Is Jagmeet Singh on the verge of his first big political victory?
By Barfi Culture Team
6th June 2018

In the Punjabi-heavy suburb of Brampton, the orange team have a spring in their step. The Jagmeet Singh wave is coming. They can almost feel it.

Tomorrow, Thursday 7th June, voters across Ontario will choose 124 members of the provincial Parliament. As the most populous and politically significant province in Canada, what happens in Ontario could change everything.

And it could be a national springboard for Jagmeet Singh, whose NDP seems to be at the forefront of public opinion there.

The Ontario Liberal Party leader Kathleen Wynne admitted last week she won't be re-elected. That has hampered Liberal candidates.

The Progressive Conservative party, led by Doug Ford, is staying competitive but remains mired in controversy.

That leaves Andrea Horwath, the Ontario NDP leader, who could win as voting day approaches.

Recent polls of public opinion show a tight race with the NDP slightly behind the PC party, and Liberals languishing way below.

Why is this important?

4 in 10 of all Canadians live in Ontario.

Showing it can run the Ontario government well could help the NDP make the case for running the federal government, with Jagmeet Singh as PM.

"Andrea Horwath's popularity paired with Jagmeet Singh’s could yield historic results in the GTA (Greater Toronto Area) and across the province on election day," says Amneet Singh Bali, former communications director for Jagmeet Singh's leadership campaign.

He told Barfi Culture that Jagmeet Singh is the only person to ever have won a seat for the NDP in the history of the crucial Peel region (which includes areas like Brampton).

"We are witnessing the Jagmeet Singh effect coupled with Andrea Horwath's popularity in every region of the province," he added.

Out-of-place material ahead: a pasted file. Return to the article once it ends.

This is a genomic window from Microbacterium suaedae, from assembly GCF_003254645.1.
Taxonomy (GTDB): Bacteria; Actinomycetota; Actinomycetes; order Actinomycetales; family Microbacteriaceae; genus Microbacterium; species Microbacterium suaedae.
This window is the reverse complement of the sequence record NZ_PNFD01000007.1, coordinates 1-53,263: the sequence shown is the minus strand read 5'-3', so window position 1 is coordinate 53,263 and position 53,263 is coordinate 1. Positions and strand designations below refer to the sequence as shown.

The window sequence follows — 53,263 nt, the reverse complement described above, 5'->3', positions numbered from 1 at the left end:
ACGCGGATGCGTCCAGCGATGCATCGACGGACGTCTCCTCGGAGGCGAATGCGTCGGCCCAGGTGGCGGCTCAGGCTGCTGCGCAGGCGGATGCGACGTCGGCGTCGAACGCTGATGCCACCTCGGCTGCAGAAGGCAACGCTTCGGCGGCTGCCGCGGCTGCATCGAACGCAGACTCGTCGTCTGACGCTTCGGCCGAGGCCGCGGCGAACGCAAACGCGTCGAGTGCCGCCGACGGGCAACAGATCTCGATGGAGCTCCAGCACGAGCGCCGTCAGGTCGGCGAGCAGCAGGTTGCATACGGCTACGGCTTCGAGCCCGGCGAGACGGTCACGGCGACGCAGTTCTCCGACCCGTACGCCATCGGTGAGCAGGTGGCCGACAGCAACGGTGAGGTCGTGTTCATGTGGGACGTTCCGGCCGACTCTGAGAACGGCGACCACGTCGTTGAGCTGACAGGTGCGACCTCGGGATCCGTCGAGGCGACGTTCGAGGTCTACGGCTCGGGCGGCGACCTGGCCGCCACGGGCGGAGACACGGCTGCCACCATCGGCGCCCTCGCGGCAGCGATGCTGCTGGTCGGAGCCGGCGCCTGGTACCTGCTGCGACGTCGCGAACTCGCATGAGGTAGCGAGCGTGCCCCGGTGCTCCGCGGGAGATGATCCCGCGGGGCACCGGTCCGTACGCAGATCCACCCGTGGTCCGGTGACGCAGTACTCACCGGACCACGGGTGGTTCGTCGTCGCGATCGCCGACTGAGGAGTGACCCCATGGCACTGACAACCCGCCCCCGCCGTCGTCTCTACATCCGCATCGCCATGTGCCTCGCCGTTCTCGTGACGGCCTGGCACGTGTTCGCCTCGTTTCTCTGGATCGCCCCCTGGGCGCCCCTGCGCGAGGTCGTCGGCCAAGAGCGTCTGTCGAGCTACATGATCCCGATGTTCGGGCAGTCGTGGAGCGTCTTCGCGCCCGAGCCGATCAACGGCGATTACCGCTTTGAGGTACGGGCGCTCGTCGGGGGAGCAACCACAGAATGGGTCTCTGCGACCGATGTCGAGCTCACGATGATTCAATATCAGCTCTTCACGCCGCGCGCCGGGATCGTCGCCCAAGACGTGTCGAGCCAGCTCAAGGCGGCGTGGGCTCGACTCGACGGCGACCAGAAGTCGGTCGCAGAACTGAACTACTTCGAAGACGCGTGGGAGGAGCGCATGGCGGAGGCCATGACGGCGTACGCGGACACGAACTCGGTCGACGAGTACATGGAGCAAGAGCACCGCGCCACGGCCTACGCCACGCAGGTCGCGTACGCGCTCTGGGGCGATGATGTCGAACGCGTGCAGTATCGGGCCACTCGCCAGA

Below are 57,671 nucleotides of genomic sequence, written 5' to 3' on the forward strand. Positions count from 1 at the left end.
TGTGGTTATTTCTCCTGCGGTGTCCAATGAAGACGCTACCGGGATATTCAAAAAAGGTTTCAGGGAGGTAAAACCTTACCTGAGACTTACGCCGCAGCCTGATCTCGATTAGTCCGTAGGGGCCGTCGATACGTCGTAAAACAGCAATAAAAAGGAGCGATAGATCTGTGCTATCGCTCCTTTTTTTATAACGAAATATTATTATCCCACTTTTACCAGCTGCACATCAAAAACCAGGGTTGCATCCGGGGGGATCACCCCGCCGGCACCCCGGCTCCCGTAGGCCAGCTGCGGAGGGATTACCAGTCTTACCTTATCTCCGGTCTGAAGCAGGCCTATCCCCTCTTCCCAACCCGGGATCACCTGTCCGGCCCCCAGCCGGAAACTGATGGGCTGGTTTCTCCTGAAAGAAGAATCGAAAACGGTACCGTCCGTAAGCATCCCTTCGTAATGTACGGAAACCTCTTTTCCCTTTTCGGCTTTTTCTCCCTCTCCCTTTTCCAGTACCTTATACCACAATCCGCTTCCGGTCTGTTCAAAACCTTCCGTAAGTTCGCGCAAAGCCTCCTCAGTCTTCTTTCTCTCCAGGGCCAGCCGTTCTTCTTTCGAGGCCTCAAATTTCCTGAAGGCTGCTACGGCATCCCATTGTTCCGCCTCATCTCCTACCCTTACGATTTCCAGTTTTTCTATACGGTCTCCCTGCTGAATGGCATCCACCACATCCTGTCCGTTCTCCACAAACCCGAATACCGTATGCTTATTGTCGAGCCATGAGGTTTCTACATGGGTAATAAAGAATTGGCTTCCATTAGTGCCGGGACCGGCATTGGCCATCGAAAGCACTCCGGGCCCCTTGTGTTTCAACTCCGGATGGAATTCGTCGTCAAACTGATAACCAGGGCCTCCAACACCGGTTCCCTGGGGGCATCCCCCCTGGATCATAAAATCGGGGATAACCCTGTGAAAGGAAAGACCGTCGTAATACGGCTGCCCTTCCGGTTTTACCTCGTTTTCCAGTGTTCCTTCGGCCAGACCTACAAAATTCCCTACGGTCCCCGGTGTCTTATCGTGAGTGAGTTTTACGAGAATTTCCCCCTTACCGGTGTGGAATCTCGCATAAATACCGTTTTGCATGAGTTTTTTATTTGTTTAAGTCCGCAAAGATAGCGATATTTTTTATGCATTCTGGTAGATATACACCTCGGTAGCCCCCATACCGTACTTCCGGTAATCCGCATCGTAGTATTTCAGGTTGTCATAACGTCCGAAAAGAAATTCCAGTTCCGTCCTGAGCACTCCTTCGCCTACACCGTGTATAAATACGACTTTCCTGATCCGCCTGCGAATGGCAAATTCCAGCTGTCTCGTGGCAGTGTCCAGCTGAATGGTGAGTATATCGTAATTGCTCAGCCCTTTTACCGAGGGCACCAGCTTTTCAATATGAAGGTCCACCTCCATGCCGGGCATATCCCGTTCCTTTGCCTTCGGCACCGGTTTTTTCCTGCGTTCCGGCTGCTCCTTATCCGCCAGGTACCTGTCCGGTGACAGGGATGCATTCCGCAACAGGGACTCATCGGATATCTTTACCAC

But Supriya Dwivedi, a columnist at Global News and commentator on CBC, thinks Singh still has a mountain to climb.

"Jagmeet still doesn’t have a seat federally, has yet to have a single week where he’s dominating headlines in a positive manner, and seems to fumble with the most basic of caucus messaging."

The Ontario election could change the national dynamic, she said, "insofar as it gives the NDP some credibility in voters minds about being able to actually form government". But historically there has been little overlap between provincial and federal elections in Ontario she added.

Tactical voting

What matters now is which way voters go.

Each riding (constituency) is determined by the First-Past-the-Post (FPTP) voting system. Whoever gets the most votes wins that area. Polling shows the PC party vote is spread out most evenly, which could hand them an advantage.

But the NDP could do well if enough voters think they the only hope of stopping Doug Ford and the PC party.

In the past the Liberals have benefited from tactical voting. Barry Kay, an associate professor of political science, told the Toronto Star that people who may have voted Liberal in the past are "increasingly concerned about a Ford majority or a Ford government," so they’re moving to the NDP.

But the NDP could win the popular vote but ends up with less seats than the PCs because of the voting system.

But if the NDP wins well, talk of Jagmeet Singh as Prime Minister will become a serious possibility.

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